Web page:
Developing novel treatments to cure diseases of the Vitreous, Macula, and Retina.
The VMR Institute is known for innovative therapeutic technologies.
The VMR Institute offers all standard therapies as well as a variety of novel treatments to cure diseases of the Vitreous, Macula, and Retina. Our in-office cryotherapy unit and solid state laser are available on-site to treat diabetic retinopathy, retinal vein occlusions, retinal breaks, and retinal detachment. Dr. Sebag has aided the American Academy of Ophthalmology to teach laser eye surgery. While at USC, Dr. Chong taught an entire generation of eye surgeons to perform laser eye surgery.
In-Office Repair of Retinal Detachments
Dr. Sebag and Dr. Chong have vast expertise in treating retinal detachments in the office, without the need for hospitalization. Their excellent results have been presented at national and international meetings and the results have been published in the professional literature.
View related VMR Publications to learn more:
Yee KM, Sebag J: Long-term results of office-based pneumatic retinopexy using pure air. Brit J Ophthalmol 95(12):1728-30, 2011
Injections are available on-site at the VMR Institute in Huntington Beach, Orange County for macular degeneration, diabetic retinopathy, and retinal vein occlusions. The VMR Institute previously participated in four separate national, multi-center clinical trials in these conditions, and our experience exceeds that of anyone in the community.
JETREA is a concentrate for solution for injection. After dilution, it is injected into the eye. It contains the active substance ocriplasmin.
JETREA is used to treat adults with an eye disease called symptomatic Vitreomacular Adhesion (VMA). JETREA works by dissolving the adhesion between the vitreous and the macula, thereby treating the associated symptoms.
LUCENTIS is the first FDA-approved medicine to treat wet age-related macular degeneration (wet AMD), diabetic macular edema (DME), and the 2 forms of macular edema following retinal vein occlusion (RVO): branch RVO (BRVO) and central RVO (CRVO).
LUCENTIS was approved by the FDA in 2006. It was the first anti-VEGF to be approved to treat wet AMD, DME, and the 2 forms of macular edema following retinal vein occlusion (RVO): branch RVO (BRVO) and central RVO (CRVO).
EYLEA is a prescription medicine that has been approved by the FDA for the treatment of patients with wet AMD. EYLEA is the result of nearly a decade of scientific research and development. It has been designed to bind to VEGF.
In two well-controlled clinical studies of over 2400 patients with wet AMD this treatment frequency was shown to maintain* or improve vision over one year in more than 9 out of 10 patients.
*Defined as losing fewer than 15 letters based on best-corrected visual acuity on an ETDRS eye chart.
Non-invasive retinal cryotherapy is available on-site at the VMR Institute to treat retinal holes/tears and neovascular glaucoma.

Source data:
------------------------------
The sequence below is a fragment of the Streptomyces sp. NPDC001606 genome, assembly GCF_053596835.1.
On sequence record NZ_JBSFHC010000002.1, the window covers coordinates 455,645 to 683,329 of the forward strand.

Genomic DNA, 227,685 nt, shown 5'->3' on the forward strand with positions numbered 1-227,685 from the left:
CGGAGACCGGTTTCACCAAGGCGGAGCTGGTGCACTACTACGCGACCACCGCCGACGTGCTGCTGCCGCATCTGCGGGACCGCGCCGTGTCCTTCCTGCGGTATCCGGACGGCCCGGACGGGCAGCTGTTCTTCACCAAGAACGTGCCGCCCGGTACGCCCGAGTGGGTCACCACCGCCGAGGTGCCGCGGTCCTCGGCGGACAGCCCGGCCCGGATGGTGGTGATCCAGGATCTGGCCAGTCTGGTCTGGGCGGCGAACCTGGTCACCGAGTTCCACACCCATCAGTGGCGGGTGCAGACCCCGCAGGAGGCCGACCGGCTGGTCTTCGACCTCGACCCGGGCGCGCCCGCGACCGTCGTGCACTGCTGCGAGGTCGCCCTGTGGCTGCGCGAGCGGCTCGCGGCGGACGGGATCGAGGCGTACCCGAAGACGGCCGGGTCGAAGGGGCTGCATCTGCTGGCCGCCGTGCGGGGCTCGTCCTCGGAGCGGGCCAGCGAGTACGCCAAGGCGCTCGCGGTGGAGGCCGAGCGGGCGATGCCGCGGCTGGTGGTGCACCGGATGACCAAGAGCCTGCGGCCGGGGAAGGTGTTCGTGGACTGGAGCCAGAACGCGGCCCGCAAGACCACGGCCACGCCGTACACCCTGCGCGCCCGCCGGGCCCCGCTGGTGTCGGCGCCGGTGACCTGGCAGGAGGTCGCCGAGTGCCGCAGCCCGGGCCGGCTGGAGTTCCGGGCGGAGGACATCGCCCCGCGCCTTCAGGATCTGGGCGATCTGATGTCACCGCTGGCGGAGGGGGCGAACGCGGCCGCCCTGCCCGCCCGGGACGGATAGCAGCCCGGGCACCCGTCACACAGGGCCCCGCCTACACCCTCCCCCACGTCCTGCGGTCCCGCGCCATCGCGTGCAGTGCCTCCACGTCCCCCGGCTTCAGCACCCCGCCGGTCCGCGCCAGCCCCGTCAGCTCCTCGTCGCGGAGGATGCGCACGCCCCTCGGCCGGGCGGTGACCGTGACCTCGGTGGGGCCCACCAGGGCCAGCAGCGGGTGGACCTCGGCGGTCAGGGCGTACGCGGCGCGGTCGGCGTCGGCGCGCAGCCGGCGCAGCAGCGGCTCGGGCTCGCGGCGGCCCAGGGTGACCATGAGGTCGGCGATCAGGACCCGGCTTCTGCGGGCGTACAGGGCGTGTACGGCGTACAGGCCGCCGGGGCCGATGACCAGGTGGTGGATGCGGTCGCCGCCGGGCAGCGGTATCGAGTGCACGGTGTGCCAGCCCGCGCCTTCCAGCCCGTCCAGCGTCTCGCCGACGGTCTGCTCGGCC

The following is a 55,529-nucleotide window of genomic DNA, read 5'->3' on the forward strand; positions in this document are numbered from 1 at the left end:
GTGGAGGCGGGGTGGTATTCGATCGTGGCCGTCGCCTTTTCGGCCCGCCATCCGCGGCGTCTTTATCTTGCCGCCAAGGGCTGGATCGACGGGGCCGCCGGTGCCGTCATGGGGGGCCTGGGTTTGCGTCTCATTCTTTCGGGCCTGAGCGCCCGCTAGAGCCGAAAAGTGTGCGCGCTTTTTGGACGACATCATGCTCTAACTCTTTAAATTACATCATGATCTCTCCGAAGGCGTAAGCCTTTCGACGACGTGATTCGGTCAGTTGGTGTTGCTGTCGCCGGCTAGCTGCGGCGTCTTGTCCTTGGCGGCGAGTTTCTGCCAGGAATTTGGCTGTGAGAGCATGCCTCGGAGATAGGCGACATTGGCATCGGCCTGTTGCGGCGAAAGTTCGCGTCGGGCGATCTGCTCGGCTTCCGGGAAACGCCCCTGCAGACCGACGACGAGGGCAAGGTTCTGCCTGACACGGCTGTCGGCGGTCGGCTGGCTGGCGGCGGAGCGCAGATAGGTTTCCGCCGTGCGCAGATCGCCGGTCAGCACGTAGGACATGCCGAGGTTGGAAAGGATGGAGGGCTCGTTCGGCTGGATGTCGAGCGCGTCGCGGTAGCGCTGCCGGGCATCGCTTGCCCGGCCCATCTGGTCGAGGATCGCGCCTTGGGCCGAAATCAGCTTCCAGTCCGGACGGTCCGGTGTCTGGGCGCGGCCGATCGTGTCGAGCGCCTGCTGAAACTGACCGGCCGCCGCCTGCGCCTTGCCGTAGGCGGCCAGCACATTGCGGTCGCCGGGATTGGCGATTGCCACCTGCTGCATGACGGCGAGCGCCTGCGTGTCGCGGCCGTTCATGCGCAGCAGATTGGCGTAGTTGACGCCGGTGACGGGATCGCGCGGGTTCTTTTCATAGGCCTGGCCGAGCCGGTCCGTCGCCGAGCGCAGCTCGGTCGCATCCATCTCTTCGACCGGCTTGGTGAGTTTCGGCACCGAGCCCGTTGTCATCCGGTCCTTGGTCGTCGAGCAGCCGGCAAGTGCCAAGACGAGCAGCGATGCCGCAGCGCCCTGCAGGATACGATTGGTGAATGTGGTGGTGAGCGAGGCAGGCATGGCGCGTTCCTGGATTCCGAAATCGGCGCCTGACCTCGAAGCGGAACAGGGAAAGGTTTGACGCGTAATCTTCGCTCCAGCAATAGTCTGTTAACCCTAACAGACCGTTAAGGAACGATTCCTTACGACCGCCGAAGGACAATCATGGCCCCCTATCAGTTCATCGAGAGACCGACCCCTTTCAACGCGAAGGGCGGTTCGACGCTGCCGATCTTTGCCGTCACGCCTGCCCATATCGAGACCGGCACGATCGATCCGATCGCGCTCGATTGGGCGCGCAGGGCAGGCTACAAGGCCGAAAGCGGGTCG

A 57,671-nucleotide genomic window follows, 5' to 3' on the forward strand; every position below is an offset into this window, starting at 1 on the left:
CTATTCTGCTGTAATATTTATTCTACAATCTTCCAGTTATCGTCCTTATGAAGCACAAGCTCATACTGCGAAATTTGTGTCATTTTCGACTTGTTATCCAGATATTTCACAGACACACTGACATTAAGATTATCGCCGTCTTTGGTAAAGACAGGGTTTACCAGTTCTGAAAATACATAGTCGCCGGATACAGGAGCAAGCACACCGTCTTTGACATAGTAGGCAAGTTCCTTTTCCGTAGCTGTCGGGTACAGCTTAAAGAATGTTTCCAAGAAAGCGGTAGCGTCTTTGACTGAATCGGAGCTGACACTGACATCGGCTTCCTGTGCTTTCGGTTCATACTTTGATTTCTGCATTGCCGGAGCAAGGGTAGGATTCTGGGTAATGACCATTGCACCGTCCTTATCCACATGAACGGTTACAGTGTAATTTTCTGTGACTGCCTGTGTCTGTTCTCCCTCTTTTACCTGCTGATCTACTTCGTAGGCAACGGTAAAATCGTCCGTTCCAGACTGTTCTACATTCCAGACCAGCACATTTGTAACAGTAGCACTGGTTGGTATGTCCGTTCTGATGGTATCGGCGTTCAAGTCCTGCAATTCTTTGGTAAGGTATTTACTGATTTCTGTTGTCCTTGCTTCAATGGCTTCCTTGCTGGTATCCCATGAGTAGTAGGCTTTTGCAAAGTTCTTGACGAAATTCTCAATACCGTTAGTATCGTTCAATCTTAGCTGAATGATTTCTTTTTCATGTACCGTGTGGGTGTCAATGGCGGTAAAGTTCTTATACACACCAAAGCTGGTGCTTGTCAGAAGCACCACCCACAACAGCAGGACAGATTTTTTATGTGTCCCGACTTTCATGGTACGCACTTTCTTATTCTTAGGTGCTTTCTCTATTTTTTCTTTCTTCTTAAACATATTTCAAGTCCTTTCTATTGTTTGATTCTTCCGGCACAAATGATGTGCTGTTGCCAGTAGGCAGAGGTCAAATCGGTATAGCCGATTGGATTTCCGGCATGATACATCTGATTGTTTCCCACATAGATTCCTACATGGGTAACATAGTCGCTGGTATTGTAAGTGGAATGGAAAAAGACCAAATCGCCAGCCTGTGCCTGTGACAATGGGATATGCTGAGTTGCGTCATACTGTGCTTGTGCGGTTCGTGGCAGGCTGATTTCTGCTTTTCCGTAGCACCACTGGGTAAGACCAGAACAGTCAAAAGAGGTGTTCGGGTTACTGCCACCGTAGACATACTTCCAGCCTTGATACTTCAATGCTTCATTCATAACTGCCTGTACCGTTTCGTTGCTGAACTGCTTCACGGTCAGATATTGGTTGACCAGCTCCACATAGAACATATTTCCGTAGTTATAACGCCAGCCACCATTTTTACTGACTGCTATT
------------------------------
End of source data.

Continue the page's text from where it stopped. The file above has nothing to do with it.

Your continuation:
Sutureless microsurgery is an area of expertise at the VMR Institute for Vitreous Macular Retina.
This advanced form of therapy is superior to the older method (still practiced by many other doctors in the area) and decreases operating time while increasing the speed of vision recovery with less time off work.
In 2008 Dr. Sebag was selected to establish a state-of-the-art vitreo-retinal microsurgery service at the Newport Bay Surgery Center in Newport Beach, Orange County.
Drug Therapy Replaces Vitreous Surgery
The surgical removal of vitreous is often necessary for complex diseases of the Vitreous, Macula, and Retina inside of the eye. However a new form of therapy, known as pharmacologic vitreolysis, is being developed to replace surgery. The VMR Institute has participated in six national and international clinical trials to improve this surgery using novel drug therapy. Dr. Sebag has published seminal articles on this topic.
View related VMR Publications to learn more:
Sebag J: Molecular biology of pharmacologic vitreolysis. Trans Am Ophthalmol Soc 103:473-494, 2005;
Sebag J: Molecular biology of pharmacologic vitreolysis. Am J Ophthalm 141:792, 2006
Sebag J, Ansari RR, Suh KI: Pharmacologic vitreolysis with microplasmin increases vitreous diffusion coefficients. Graefes Arch Clin Exp Ophthalmol 245(4):576-80, 2007
Sebag J: The emerging role of pharmacologic vitreolysis. Retinal Physician 7(2):52-56, 2010;
Tozer K, Fink W, Sadun AA, Sebag J: Prospective three-dimensional analysis of structure and function in macular hole treated by pharmacologic vitreolysis. Retinal Cases & Brief Reports 7: 57-61, 2013;
Sebag J, Tozer K: Vitreous Biochemistry and Pharmacologic Vitreolysis. In: Pediatric Retina 2nd Edition (ME Hartnett, ed), Lippincott Williams & Wilkins, Phila, 2013;
Stalmans P, Duker JS, Kaiser PK, Heier JS, Dugel PU, Gandorfer A, Sebag J, Haller JA: OCT-based interpretation of the vitreomacular interface and indications for pharmacologic vitreolysis. Retina. 2013 Jul 22. [Epub ahead of print]